Unlike Phillip Morris, the deft, morbid, utterly fascinating Rabbit Hole is a film that has no problem keeping up with its incredible lead performance. Nicole Kidman is in fine form in this adaptation from a stage production, playing a mother denying her lasting grief after the death of her young son. Complicating matters are her fractious relationship with her husband (Aaron Eckhart, doing beautifully ranged work here) and mother (Dianne Wiest, solid if slightly under her usual standard), as well as a budding friendship with the young teen who accidentally hit her son in the street (the previously unknown Miles Teller, who will hopefully not be unknown for much longer). Kidman, Eckhart, and especially Teller all nail their roles, with Kidman returning to former greatness after a few years of poor performances in such films as The Golden Compass and Bewitched. Teller is an absolute find--if he's not cast in at least five projects the next few years after his work in Hole, Hollywood is even crazier than it seems. The screenplay is well-written and John Cameron Mitchell's direction is decent, but the real stars here are those three actors, elevating this to a masterwork. A-

Finally, to wrap with a film up for absolutely no awards this year (though it was once up for Best Actress Penelope Cruz--she lost to Helen Mirren in The Queen), Volver is a Spanish-language melodrama from the great Pedro Almodóvar that relishes a good laugh, a good song, and a good lack of explanation for a ridiculous plot twist. Seriously, the characters might as well all be mentally unstable for as little as they question what's happening in this film. (Then again, the East wind in Spain does make the folks in this village crazier, so maybe the lack of questions about the twists is plot-explained?) Still, Cruz's performance as Raimunda, the woman with far too much drama in her life, is pretty phenomenal, so a few unexplained plot holes can be forgiven. B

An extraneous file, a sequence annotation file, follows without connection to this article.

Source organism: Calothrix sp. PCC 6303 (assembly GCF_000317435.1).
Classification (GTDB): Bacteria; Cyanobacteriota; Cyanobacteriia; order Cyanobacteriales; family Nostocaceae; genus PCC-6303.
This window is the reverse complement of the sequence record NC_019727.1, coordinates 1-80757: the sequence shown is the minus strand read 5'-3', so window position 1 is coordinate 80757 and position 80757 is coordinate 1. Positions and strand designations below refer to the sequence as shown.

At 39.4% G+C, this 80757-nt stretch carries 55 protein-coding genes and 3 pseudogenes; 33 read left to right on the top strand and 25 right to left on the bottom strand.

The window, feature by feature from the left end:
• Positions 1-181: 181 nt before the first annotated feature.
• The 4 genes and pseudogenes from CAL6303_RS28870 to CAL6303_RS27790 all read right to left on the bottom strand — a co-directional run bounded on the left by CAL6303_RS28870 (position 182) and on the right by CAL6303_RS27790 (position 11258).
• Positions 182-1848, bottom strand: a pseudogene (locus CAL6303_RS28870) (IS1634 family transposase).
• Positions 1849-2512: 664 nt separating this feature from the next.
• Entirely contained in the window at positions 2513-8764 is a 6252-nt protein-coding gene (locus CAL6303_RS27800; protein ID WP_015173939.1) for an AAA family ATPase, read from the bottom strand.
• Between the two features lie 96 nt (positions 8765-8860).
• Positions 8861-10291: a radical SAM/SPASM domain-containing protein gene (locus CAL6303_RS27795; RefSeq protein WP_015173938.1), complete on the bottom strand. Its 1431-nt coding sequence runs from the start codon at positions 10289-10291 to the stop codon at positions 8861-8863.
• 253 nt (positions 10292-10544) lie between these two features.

Well, that's it for this group of Rapid Reviews. Have you seen The Fighter? Am I just Volver-style crazy not to love it? Do I have a bias against 2010 Bostonian films? What about Rabbit Hole? It's got a pretty limited release--if it comes to your city, will you catch it? Are you a former anti-Carreyite like me who's coming around to him? Leave your responses in the comments!


Robert said...

Great reviews! You're right, Rabbit Hole was great, and Teller was quite a find.

I think the plot holes in Volver though can be explained by all of the superstitions that the small Spanish village harbored. The stuff that was happening was stuff that they had been told stories about for years and years and so when it actually started "happening" it just seemed totally normal. Am I totally addressing the wrong thing here or does that help explain it at all? Hahaha I'm trying to work based on not giving too much away and also I haven't seen it in a few months.

Kevin said...

Robert, you're technically right. I mentioned something in the same vein about the East wind making them all insane, but more than that, I was referring to how they all seem to respond to major dramatic twists (i.e. the death of THAT major character...hopefully you know what I mean) with a moment of surprise and then move on. It can be explained away, yes, but it's also kinda lazy.

joe burns said...

Haven't seen Rabbit Hole or The Fighter yet, but they are both at the top of my list.

Really liked Volver, and Cruz was wonderful

Robert said...

AH! You were speaking of THAT. Haha. No, you do have a point then - that point was definitely pushed aside. I'd have to watch it again to make a real conclusion. But now I totally understand what you mean. Haha